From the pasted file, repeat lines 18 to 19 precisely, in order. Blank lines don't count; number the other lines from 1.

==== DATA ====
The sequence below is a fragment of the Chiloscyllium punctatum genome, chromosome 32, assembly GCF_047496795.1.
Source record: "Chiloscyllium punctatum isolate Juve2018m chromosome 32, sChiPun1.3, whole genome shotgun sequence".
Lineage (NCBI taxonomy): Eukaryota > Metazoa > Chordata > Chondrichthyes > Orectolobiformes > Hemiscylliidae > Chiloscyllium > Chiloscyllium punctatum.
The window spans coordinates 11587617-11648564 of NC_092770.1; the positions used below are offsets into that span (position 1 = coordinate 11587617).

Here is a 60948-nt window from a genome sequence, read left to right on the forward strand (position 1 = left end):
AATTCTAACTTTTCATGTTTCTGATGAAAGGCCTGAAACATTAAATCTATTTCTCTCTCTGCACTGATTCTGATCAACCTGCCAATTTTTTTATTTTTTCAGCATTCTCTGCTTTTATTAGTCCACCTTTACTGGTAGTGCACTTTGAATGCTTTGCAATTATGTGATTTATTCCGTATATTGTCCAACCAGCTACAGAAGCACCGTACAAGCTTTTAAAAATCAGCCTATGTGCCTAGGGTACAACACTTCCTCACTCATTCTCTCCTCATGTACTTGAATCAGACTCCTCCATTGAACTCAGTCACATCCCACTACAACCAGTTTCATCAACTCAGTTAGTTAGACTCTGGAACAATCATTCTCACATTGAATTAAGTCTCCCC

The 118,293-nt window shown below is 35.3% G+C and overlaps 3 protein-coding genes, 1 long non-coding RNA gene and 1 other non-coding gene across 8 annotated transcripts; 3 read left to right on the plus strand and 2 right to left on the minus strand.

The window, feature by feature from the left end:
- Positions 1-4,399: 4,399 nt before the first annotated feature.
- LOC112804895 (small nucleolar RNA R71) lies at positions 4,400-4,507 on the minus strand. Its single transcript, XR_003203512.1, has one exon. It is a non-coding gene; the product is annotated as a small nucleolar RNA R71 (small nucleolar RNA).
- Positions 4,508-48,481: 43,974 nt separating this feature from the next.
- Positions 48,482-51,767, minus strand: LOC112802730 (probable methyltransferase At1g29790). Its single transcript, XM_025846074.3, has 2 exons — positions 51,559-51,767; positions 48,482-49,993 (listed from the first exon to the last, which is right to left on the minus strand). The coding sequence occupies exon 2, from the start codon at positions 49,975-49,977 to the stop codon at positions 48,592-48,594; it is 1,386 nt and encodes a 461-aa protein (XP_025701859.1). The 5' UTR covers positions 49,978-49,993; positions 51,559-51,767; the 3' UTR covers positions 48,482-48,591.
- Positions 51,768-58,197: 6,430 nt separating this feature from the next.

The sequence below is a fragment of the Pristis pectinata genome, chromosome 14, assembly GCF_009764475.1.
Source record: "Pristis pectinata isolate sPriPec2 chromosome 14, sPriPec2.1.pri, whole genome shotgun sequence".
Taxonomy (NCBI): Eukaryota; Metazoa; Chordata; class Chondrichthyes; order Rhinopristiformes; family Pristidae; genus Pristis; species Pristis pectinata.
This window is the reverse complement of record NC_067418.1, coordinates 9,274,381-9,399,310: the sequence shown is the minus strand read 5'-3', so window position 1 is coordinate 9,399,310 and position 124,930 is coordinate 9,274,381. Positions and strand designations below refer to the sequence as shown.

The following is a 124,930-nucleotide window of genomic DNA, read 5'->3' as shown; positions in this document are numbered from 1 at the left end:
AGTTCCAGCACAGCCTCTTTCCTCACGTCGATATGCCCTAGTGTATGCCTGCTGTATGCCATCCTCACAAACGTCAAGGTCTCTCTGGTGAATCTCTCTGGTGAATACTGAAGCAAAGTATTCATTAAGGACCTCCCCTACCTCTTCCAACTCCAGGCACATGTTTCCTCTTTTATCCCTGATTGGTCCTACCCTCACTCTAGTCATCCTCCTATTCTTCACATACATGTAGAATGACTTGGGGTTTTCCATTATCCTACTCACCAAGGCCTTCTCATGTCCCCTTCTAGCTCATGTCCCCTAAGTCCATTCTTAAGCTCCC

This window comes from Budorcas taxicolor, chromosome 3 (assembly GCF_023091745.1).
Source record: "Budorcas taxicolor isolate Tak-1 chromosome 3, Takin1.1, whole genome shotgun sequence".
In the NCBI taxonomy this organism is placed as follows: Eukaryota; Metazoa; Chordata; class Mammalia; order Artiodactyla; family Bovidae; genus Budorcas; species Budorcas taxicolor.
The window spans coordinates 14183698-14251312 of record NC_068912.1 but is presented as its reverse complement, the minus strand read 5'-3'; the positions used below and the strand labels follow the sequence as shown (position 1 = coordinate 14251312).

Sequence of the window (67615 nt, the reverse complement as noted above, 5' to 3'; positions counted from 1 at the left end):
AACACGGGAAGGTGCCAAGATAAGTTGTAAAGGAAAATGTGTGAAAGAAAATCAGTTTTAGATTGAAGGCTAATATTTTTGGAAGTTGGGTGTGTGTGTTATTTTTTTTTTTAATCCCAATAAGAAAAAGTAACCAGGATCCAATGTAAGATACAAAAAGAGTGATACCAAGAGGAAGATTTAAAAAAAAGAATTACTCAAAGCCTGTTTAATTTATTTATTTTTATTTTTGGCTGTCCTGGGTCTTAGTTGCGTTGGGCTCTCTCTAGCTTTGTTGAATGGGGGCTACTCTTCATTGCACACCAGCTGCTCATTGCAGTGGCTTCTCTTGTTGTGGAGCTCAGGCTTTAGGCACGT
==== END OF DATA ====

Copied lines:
The following is a 124,930-nucleotide window of genomic DNA, read 5'->3' as shown; positions in this document are numbered from 1 at the left end:
AGTTCCAGCACAGCCTCTTTCCTCACGTCGATATGCCCTAGTGTATGCCTGCTGTATGCCATCCTCACAAACGTCAAGGTCTCTCTGGTGAATCTCTCTGGTGAATACTGAAGCAAAGTATTCATTAAGGACCTCCCCTACCTCTTCCAACTCCAGGCACATGTTTCCTCTTTTATCCCTGATTGGTCCTACCCTCACTCTAGTCATCCTCCTATTCTTCACATACATGTAGAATGACTTGGGGTTTTCCATTATCCTACTCACCAAGGCCTTCTCATGTCCCCTTCTAGCTCATGTCCCCTAAGTCCATTCTTAAGCTCCC